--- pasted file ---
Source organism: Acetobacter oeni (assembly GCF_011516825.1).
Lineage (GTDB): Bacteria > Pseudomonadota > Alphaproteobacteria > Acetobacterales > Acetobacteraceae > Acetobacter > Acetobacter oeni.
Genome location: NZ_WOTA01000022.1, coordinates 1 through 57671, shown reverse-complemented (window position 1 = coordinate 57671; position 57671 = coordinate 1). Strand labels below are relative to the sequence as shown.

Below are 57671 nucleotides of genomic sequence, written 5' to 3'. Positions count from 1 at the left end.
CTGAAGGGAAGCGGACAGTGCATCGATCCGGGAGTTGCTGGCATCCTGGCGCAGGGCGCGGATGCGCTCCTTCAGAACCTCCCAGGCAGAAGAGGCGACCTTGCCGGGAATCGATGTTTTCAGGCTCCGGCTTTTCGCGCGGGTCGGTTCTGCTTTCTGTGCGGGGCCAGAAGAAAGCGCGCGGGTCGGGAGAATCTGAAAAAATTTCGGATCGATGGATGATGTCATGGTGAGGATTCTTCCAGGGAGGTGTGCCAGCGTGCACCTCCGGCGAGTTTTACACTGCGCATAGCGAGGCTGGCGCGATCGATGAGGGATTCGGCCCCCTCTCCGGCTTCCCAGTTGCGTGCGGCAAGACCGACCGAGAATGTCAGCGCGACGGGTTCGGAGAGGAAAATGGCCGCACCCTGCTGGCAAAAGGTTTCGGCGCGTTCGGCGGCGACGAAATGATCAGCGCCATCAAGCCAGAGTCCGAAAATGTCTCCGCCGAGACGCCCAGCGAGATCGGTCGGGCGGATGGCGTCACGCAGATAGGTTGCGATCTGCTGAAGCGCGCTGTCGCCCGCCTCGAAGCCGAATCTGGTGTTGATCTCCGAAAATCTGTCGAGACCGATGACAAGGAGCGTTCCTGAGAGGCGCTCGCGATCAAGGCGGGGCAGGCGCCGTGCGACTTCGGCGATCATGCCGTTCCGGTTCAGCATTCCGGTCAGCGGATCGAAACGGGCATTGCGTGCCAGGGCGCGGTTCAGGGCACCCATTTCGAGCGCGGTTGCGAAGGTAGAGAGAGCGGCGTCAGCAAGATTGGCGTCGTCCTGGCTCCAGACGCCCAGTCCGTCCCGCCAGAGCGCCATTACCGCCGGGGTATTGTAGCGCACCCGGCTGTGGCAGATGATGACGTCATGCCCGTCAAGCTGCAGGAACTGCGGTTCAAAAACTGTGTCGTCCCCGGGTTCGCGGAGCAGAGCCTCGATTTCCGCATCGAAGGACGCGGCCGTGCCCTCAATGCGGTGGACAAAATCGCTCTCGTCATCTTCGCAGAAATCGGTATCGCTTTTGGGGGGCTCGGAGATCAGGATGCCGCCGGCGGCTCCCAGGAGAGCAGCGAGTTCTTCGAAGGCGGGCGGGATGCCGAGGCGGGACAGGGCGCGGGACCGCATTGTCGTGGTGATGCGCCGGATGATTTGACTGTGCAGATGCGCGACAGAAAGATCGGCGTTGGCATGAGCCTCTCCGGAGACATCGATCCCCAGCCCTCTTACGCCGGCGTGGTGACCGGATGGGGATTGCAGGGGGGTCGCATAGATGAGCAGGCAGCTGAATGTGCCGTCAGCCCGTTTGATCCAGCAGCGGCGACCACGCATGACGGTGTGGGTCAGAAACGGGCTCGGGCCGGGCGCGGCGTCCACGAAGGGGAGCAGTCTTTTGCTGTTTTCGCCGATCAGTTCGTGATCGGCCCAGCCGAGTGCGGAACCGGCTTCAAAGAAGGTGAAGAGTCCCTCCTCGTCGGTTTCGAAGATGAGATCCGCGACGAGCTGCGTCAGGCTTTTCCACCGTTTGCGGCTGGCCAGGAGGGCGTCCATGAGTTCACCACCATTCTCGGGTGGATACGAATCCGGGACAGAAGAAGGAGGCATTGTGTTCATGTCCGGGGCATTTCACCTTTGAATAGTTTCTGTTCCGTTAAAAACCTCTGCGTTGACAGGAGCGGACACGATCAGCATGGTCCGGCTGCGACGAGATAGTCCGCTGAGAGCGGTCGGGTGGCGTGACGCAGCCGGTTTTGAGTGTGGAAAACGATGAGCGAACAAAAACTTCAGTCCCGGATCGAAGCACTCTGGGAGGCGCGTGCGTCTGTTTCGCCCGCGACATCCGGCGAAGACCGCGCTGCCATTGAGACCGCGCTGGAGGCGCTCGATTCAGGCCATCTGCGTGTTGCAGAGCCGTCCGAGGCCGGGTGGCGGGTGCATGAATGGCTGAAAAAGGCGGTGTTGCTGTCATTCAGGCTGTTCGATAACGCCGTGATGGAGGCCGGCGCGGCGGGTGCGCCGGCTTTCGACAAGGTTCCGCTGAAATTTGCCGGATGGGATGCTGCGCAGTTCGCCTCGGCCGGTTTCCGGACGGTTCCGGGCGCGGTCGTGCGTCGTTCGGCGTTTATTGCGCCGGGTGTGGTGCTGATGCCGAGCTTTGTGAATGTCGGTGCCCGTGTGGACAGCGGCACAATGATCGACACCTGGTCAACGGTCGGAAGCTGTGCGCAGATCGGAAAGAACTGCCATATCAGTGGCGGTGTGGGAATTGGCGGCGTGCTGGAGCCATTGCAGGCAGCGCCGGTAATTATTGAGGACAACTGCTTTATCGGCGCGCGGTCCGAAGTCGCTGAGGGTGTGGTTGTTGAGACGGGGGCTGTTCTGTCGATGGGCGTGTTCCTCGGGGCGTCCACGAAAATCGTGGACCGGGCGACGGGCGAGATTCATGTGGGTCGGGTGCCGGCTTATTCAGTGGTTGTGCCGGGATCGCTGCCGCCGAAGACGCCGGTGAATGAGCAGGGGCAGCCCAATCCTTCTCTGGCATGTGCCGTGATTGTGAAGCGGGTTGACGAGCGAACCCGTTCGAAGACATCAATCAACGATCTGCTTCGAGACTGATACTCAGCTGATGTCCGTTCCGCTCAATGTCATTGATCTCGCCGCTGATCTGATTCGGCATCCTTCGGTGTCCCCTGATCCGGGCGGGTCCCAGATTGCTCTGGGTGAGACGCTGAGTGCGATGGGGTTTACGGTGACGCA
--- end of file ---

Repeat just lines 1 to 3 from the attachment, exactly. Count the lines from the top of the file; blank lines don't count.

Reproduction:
Source organism: Acetobacter oeni (assembly GCF_011516825.1).
Lineage (GTDB): Bacteria > Pseudomonadota > Alphaproteobacteria > Acetobacterales > Acetobacteraceae > Acetobacter > Acetobacter oeni.
Genome location: NZ_WOTA01000022.1, coordinates 1 through 57671, shown reverse-complemented (window position 1 = coordinate 57671; position 57671 = coordinate 1). Strand labels below are relative to the sequence as shown.